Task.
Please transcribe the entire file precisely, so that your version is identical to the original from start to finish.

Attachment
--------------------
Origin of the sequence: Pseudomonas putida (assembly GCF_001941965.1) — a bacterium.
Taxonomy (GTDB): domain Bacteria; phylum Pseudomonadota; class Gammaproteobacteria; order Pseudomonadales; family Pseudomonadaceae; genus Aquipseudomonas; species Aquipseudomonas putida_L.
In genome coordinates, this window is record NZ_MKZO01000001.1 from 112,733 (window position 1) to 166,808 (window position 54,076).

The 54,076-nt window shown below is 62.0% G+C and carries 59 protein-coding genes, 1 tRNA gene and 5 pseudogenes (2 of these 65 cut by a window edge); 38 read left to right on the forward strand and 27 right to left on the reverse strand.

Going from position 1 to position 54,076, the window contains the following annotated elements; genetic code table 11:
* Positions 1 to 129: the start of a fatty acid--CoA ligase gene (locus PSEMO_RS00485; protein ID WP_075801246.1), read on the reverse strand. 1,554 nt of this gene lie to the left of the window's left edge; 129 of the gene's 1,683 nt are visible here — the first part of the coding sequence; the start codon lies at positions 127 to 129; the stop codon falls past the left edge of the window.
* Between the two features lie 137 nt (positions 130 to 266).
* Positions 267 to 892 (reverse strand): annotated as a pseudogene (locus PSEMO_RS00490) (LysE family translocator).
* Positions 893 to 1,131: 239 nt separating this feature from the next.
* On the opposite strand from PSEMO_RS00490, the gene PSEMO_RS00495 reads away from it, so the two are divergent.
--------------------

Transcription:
Origin of the sequence: Pseudomonas putida (assembly GCF_001941965.1) — a bacterium.
Taxonomy (GTDB): domain Bacteria; phylum Pseudomonadota; class Gammaproteobacteria; order Pseudomonadales; family Pseudomonadaceae; genus Aquipseudomonas; species Aquipseudomonas putida_L.
In genome coordinates, this window is record NZ_MKZO01000001.1 from 112,733 (window position 1) to 166,808 (window position 54,076).

The 54,076-nt window shown below is 62.0% G+C and carries 59 protein-coding genes, 1 tRNA gene and 5 pseudogenes (2 of these 65 cut by a window edge); 38 read left to right on the forward strand and 27 right to left on the reverse strand.

Going from position 1 to position 54,076, the window contains the following annotated elements; genetic code table 11:
* Positions 1 to 129: the start of a fatty acid--CoA ligase gene (locus PSEMO_RS00485; protein ID WP_075801246.1), read on the reverse strand. 1,554 nt of this gene lie to the left of the window's left edge; 129 of the gene's 1,683 nt are visible here — the first part of the coding sequence; the start codon lies at positions 127 to 129; the stop codon falls past the left edge of the window.
* Between the two features lie 137 nt (positions 130 to 266).
* Positions 267 to 892 (reverse strand): annotated as a pseudogene (locus PSEMO_RS00490) (LysE family translocator).
* Positions 893 to 1,131: 239 nt separating this feature from the next.
* On the opposite strand from PSEMO_RS00490, the gene PSEMO_RS00495 reads away from it, so the two are divergent.